For learning. For inspiration. Or just for fun.
Dart : Make as many words as you can from the letters of a 9-letter word. Can you beat our score?
Dart

SEE how many words you can make using the letters below. All your words must be at least 4 letters long, and must include the letter (change).

We found commonly used words, plus one 9-letter word. Can you do better?

Use each letter only once. But if there are e.g. two As, you can used them both.

Don’t count proper nouns such as April, Zeus, or Newcastle (pretty much anything that has to be spelled with a capital letter at the start), or acronyms like HMRC.

Don’t just add -S for plurals or third person singular verbs, e.g. CAT → CATS or SPEAK → SPEAKS.

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Picture: © Herby, Wikimedia Commons. Licence: CC BY-SA 4.0. View original
The bridge over the river Dart at Newbridge near Spitchwick in Devon. The road crosses the Dartmoor National Park on its way south east from Tavistock to the A38 at Ashburton.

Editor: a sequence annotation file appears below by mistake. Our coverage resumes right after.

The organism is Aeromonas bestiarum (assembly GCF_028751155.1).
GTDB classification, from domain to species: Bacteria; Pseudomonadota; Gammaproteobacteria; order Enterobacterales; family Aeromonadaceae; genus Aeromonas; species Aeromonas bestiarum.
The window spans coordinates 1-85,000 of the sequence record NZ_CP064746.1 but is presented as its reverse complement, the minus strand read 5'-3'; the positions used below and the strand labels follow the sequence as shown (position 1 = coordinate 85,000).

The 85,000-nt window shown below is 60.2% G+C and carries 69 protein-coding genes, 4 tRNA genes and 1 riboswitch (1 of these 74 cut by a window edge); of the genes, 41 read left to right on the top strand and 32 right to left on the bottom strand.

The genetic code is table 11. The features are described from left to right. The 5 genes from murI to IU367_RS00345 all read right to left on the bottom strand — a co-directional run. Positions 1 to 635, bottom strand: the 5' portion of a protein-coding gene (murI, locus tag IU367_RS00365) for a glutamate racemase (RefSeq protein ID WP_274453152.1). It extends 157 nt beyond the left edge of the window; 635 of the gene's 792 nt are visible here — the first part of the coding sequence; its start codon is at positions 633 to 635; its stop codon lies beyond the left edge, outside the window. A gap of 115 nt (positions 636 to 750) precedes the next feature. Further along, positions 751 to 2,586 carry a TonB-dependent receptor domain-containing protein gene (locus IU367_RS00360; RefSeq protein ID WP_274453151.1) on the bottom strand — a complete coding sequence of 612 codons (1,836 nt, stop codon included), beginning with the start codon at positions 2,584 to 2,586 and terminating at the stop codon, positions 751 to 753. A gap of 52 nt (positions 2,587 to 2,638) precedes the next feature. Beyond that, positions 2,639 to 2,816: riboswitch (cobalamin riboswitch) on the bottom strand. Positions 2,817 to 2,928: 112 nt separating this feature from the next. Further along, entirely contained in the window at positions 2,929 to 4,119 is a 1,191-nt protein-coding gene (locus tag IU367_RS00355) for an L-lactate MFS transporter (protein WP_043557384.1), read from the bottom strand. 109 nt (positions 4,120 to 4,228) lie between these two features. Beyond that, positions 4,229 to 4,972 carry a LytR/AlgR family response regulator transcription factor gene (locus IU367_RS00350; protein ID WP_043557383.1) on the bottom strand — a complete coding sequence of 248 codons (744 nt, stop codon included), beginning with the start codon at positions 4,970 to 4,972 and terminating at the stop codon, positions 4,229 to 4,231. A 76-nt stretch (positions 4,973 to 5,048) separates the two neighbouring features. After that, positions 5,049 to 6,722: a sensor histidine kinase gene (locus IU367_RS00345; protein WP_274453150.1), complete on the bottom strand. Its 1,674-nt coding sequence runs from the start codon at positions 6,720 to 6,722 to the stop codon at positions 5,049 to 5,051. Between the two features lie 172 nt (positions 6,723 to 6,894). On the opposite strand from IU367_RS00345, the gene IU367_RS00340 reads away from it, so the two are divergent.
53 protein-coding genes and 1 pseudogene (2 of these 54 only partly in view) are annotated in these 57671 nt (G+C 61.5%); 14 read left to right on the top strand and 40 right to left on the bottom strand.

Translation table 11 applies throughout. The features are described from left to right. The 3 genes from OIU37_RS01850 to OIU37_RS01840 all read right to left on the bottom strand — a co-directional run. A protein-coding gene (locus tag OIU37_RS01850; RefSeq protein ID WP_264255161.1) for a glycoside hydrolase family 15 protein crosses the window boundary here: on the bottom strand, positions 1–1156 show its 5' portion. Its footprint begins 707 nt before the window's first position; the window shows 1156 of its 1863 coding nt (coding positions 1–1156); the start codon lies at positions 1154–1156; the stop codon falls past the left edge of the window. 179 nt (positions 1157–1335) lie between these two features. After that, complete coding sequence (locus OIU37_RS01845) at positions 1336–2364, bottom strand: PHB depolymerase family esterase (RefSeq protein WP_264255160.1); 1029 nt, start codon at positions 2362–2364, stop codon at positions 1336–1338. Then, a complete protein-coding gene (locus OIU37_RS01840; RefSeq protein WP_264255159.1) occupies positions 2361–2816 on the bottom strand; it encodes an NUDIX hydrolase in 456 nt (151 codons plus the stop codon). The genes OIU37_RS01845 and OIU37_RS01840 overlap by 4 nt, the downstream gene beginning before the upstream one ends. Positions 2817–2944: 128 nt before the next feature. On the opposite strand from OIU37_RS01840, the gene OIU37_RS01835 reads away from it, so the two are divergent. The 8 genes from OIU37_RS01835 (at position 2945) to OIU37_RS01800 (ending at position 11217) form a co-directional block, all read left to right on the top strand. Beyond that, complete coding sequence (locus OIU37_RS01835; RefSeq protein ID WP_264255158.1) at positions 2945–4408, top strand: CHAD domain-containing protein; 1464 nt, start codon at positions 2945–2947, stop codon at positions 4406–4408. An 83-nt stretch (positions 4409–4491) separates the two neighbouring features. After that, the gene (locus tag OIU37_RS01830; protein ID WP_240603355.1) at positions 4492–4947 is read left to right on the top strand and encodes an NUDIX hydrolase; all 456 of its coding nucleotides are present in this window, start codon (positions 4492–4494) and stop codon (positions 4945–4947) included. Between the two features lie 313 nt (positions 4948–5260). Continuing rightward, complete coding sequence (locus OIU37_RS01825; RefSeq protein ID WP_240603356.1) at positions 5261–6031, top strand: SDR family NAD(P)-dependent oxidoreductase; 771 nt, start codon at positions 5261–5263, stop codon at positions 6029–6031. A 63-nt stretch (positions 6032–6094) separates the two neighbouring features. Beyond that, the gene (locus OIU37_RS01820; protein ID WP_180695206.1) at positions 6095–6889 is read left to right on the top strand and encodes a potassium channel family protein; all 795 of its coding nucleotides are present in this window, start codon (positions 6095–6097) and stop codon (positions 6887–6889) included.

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Letters Game

Make words from two or more of the tiles below. What is the highest-scoring word you can make?

Press enter or type a space to see feedback on your word.

More like this: High Tiles Games with Words

Numbers Game

Work across from the number on the left, applying each arithmetical operation to the previous answer. What’s the final total?

Tip: Click any of the four inner squares to check your running total.

More like this: Maths Steps (Mental Arithmetic Game) Mental Arithmetic

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Elfric of Eynsham
Elfric, Abbot of Eynsham in the reign of Æthelred the Unready, reflects on two appearances of the Holy Spirit in the New Testament.
The gods had given Heracles every grace of body and mind, but there was one thing he must do for himself: choose how to use them.
Gideon prepares to drive the Midianites out of Israel, but first he has to make it a fair fight.
Sir Joseph Paxton not only designed the venue for the Great Exhibition of 1851, he embodied the festival’s most cherished principles.
St Dwynwen was a 5th century princess regarded by some as Wales’s answer to St Valentine.
By Rudyard Kipling
(1865-1936)
A reflection on what builds real character